Following Haiti’s devastating 2010 earthquake Gender Action, a co-founder of the Haiti Advocacy Working Group (HAWG) established HAWG’s International Financial Institution subgroup that evolved into HAWG’s current Aid Accountability subgroup. Currently Gender Action chairs HAWG’s Gender & Human Rights that addresses these issues: Women’s and men’s equal rights; gender-based violence; restaveks; trafficking; gender impacts of climate change; gender impacts of aid investments across sectors including agriculture, industry especially industrial park management and employment, and mining; gender imbalance in government and elected positions; and CEDAW reporting. Gender Action also is an active member of HAWG’s Climate Change

Gender Issues Facing Women and Girls

- Haiti Submission to CEDAW

Gender Action, together with the Bureau des Avocats Internationaux, Institute for Justice & Democracy in Haiti, and Li, Li, Li! Read submitted a 2016 report, Gender Issues Facing Women and Girls, that analyzes the extent to which women’s rights in Haiti meets country obligations under the Convention of the Elimination of Discrimination against Women (CEDAW). The report addresses extremely low representation of women in political life, including the 2015 elections; sexual harassment toward and derogatory treatment of women at work; the disproportionate impact of cholera on women; and problems facing rural women. The report recommends how to end these discriminatory practices.

Haiti: Violence against Women, Trafficking, Prostitution, and Exploitation by UN Peacekeepers: Haiti SViolence against Women, Trafficking, Prostitution, and Exploitation by UN Peacekeepers

- Haiti Submission to CEDAW

Gender Action, together with partners BAI, FAVILEK, FEMCADH, IJDH, KOFAVIV, KONAMAVID, , Li, Li, Li! Read, MOFAS, RFFA (acronyms are spelled out in the report), submitted a 2016 report, Violence against Women, Trafficking, Prostitution, and Exploitation by UN Peacekeepers, that analyzes the extent to which women’s rights in Haiti meets country obligations under the Convention of the Elimination of Discrimination against Women (CEDAW). Issues addressed include societal discrimination and widespread sexual violence against women, impunity for perpetrators of gender based violence and sex trafficking, exploitation of prostitution and sexual abuse by peacekeepers. The report recommends how to end these discriminatory practices.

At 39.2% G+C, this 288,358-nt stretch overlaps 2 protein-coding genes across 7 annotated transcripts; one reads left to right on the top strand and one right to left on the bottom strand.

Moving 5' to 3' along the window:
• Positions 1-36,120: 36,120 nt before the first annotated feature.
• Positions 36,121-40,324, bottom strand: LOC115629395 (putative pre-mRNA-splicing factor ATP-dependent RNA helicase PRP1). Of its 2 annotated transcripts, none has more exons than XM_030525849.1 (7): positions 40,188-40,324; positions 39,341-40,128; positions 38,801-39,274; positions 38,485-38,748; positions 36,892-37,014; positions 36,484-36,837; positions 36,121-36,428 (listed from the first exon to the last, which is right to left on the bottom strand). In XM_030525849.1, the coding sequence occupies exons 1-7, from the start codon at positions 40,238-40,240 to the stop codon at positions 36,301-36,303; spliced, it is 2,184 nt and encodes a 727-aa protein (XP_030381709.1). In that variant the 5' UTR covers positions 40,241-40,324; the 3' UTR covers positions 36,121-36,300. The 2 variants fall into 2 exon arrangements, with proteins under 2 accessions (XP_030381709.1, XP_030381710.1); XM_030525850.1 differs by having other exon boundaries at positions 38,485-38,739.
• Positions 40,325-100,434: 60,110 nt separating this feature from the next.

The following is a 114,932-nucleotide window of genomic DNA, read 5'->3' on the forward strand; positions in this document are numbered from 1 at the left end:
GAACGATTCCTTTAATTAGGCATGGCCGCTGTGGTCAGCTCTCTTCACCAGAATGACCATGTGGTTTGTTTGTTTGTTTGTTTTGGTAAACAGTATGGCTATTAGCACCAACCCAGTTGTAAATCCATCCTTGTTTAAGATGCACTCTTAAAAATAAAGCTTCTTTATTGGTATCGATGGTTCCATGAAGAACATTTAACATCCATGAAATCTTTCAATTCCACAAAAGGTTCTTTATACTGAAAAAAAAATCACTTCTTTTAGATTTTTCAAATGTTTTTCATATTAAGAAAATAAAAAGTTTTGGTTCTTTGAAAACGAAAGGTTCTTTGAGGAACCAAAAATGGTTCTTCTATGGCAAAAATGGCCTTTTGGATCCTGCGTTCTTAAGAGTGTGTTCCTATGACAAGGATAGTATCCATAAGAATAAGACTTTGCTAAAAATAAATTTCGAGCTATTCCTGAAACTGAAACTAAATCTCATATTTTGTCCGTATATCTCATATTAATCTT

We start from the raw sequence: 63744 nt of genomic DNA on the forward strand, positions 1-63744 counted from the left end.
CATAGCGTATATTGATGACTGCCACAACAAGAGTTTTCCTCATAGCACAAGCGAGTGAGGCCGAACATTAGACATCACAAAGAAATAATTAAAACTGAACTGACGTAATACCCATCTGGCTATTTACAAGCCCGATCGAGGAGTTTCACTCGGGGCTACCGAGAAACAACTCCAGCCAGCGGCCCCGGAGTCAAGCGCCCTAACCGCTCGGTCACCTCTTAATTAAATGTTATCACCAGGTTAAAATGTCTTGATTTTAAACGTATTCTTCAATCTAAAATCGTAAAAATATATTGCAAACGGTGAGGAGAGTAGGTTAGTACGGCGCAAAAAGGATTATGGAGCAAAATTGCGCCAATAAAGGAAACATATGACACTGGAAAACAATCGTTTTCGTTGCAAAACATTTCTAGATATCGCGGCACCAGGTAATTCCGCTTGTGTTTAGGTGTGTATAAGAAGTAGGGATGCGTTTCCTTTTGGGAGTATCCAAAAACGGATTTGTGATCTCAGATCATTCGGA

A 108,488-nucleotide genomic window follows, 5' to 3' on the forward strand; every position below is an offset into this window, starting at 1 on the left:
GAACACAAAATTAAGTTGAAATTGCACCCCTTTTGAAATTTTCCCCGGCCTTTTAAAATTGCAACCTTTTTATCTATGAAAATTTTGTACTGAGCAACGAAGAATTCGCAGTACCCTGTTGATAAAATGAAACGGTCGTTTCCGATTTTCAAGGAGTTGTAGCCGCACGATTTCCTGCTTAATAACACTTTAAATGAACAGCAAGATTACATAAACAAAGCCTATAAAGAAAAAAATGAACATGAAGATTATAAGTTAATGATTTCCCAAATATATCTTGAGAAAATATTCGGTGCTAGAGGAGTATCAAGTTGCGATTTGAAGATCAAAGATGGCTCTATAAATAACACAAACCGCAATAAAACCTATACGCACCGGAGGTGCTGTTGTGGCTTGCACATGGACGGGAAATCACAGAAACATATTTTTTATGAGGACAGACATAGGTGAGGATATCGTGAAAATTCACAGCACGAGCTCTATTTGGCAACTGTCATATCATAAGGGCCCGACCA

Building Back by Half? Gender Issues in IFI Investments in Post-Earthquake Haiti
Claire Lauterbach, Elaine Zuckerman and Lisa Vitale
October 2013

This comprehensive advocacy report assesses IFI investments' gender sensitivity following the devastating January 2010 earthquake that caused around US$ 8 billion in damages. The World Bank committed US$ 667 million to Haiti for 21 projects from January 12, 2012 through August 2013. The Inter–American Development Bank (IDB) committed nearly double that amount – over US$ 1 billion – across 151 projects in that period. Gender Action assessed a sample of IFI projects' gender sensitivity. The report finds a spotty record for both institutions in 'mainstreaming' gender into their operations – from project planning, to implementation, to monitoring and evaluation. Since both women and men must play an essential role if reconstruction is to succeed, the report concludes with recommendations for increasing projects gender sensitivity. Gender Action's accompanying Database of IFI Post–Earthquake Haiti Investments contains financial and other data about the over 170 investments approved by the World Bank, IDB and IMF.

Caracol Industrial Parks: Social and Gender Impacts of Year One of Haiti's Newest IFI-funded Industrial Park
Claire Lauterbach, Elaine Zuckerman, Marie Paul Isabelle Théosmy and Falonne Conte
October 2013

Officially open for business since October 2012, Caracol Industrial Park (PIC) has become one of Haiti's largest private foreign employers. US$ 424 million in development aid from donors including the IDB and the US government have been committed to the Park and ten related projects. As of 2016 the IDB alone spent over US$ 240 million supporting PIC. The donors and Haitian government promised that PIC would deliver 65,000 jobs but as of 2017 PIC created less than 7,000 jobs. These are extremely low-paying jobs, filled by women who compose the majority of the mostly apparel assembly workforce.